But author Debra Gwartney’s identity as a fifth-generation Idahoan came with the feeling that she didn’t truly belong.
Gwartney’s family arrived in the Boise and Salmon areas of Idaho in the 1800s. In her latest memoir, “I am a Stranger Here Myself,” she explores her childhood as a lonely girl longing for connection juxtaposed with the story of missionary Narcissa Whitman, often credited as the first white woman to cross the Rocky Mountains. Whitman, and her husband Marcus, ministered to the Cayuse Indians near modern day Walla Walla, where they were killed in a massacre.
“I thought, why not go back to the very beginning and look at the ideals and values that she and Marcus brought with them to settle the West. My family shared a lot of those values. While they weren’t fervently religious, there was this idea of progress. They were going to go in and take the land and make it profitable, without any thought to who already lived there,” said Gwartney, 60. She will talk about her work tonight at BookPeople during the Palouse Literary Festival in Moscow. She’ll be joined by CMarie Fuhrman, an author and University of Idaho graduate of Southern Ute heritage who will share an indigenous perspective on the subject.
Gwartney teaches memoir writing at Pacific University in Forest Grove, Ore. She said one of her greatest teachers told her early on that the ultimate goal of memoir writing is self-awareness.
“To write a memoir to attack or blame someone is just kind of an empty shell. (Instead one should ask) what is it you need to discover about yourself by looking back at these relationships? It’s very hard work. It’s extremely challenging.”
In “I am a Stranger Here Myself” she wrestles with the legacy of being born into a patriarchal, white imperialist culture.
She was drawn to Whitman’s story after reading biographies about her including “Converting the West: A Biography of Narcissa Whitman” by Julie Roy Jeffrey and “The Legacy of Conquest: The Unbroken Past of the American West,” by Patricia Nelson Limerick. As a child, Gwartney was taught to view Whitman as a hero and victim. After reading further as an adult she realized Whitman’s legacy was more troubled.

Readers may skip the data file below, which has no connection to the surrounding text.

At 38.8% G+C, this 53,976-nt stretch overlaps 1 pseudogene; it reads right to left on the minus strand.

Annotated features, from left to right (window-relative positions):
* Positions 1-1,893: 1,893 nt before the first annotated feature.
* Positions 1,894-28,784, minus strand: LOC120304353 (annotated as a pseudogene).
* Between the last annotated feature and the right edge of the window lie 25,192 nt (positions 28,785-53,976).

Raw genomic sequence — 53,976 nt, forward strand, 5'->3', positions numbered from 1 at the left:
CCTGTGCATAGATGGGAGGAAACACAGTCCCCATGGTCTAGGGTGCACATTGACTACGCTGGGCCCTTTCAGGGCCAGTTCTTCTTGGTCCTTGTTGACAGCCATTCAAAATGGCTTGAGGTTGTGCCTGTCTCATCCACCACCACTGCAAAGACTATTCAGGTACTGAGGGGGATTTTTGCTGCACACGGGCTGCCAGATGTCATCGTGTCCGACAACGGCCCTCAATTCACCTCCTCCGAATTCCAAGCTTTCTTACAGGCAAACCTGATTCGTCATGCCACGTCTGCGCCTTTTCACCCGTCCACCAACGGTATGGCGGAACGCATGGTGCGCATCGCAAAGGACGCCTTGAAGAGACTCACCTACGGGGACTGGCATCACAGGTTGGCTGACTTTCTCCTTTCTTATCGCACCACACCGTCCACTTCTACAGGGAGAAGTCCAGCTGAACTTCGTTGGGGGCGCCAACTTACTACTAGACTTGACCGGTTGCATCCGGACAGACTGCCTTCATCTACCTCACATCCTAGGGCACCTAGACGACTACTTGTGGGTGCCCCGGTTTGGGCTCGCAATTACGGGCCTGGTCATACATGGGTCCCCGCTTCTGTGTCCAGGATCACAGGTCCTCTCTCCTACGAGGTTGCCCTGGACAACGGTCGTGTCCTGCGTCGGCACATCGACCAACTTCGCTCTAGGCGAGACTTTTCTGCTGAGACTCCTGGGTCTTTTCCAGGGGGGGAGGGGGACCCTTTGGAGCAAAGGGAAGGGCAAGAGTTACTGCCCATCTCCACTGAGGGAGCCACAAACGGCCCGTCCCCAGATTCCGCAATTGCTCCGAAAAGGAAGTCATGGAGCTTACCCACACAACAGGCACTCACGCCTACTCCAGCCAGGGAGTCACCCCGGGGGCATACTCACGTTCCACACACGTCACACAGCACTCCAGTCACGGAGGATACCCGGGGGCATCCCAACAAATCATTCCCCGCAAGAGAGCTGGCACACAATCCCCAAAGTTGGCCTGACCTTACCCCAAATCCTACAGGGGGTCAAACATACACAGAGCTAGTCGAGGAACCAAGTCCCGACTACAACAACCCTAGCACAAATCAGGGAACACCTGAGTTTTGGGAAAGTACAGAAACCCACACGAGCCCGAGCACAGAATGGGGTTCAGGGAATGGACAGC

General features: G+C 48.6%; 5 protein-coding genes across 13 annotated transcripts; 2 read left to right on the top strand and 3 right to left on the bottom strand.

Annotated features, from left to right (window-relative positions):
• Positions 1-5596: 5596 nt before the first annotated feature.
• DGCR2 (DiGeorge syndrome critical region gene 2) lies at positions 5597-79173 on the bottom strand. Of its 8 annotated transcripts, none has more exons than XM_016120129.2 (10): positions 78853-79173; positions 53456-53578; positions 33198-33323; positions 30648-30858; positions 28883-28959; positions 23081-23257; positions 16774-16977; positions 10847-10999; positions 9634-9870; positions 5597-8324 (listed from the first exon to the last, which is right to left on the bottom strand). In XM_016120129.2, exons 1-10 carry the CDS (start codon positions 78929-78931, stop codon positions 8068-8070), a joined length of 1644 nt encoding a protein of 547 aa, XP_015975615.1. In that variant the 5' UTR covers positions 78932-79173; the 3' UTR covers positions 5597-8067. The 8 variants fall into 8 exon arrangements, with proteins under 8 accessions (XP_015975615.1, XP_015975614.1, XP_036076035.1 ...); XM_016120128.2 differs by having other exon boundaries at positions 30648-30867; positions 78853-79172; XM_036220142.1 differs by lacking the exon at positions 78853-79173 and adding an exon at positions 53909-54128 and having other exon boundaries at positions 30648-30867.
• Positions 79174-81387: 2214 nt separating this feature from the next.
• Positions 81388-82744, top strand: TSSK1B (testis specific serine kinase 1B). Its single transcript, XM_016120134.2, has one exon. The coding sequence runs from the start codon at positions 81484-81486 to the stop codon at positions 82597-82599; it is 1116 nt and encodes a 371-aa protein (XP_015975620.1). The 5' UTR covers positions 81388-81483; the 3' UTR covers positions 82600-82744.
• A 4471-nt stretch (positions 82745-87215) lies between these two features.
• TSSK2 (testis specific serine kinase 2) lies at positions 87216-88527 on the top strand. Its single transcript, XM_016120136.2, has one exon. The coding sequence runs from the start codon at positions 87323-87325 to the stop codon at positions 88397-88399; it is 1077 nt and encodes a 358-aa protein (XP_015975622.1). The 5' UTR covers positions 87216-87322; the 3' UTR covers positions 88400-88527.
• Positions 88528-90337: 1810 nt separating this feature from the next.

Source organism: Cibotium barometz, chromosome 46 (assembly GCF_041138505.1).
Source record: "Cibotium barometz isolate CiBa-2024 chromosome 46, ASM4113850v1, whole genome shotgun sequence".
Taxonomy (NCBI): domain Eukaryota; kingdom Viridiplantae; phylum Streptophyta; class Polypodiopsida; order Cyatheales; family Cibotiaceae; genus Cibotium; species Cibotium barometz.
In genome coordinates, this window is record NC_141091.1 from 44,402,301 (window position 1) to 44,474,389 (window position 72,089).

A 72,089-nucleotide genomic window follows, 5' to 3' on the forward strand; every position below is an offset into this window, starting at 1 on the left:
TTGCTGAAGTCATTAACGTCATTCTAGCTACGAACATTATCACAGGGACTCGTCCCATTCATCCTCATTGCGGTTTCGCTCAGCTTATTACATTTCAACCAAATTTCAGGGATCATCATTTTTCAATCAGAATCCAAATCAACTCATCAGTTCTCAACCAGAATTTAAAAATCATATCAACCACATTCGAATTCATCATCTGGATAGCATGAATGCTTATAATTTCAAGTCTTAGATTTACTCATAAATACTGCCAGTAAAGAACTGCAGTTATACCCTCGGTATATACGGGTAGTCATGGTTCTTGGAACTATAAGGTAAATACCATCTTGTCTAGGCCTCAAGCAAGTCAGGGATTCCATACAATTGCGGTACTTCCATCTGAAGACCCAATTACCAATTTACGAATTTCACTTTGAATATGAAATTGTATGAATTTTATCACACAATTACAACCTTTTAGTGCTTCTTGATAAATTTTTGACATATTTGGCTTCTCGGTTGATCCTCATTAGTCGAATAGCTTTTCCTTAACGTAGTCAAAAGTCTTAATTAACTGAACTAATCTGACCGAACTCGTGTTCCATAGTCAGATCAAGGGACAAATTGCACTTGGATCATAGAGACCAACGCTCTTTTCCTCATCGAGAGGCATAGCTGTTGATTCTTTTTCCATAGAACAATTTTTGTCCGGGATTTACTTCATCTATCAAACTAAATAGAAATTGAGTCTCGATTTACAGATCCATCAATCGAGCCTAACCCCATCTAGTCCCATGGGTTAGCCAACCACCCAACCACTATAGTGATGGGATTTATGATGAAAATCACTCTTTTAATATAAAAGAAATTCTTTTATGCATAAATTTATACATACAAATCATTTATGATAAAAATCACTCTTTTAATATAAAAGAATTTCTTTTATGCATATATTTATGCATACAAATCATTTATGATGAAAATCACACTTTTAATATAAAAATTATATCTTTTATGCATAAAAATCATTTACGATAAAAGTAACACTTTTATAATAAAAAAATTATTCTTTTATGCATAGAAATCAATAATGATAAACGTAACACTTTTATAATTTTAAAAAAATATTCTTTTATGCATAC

“Of course, I didn’t know as a child how hostile she was toward the native people; it was portrayed that they were hostile. She was very nasty to them and had this very narrow view of who God is and how to worship God. She had no (room) for their interpretation for the divine. They held this big hammer of Hell over the Cayuse all the time: If you don’t do it our way you’re going to suffer for eternity.”
There were many other points of contention between the couple and the Indians. Tensions came to a head after an outbreak of disease, introduced by European settlers, killed numerous Cayuse children.
“Some books I read said every single child was dead,” said Gwartney. “Of course that fomented tremendous anger. Who wouldn’t be angry?”
The Cayuse killed the Whitmans and 11 other people.
Once she was able to see Narcissa Whitman as a player in the tragedy, Gwartney said was able to work with her personal misgivings about her family’s heritage and arrive at a greater awareness of her place in the historical, physical and emotional landscape of the West.
IF YOU GO
WHAT: Palouse Literary Festival.
WHEN: Thursday through Saturday.
WHERE: Downtown Moscow locations.
OF NOTE: Gwartney will read and talk about the craft at 7 p.m. Thursday at BookPeople of Moscow, 521 S. Main St.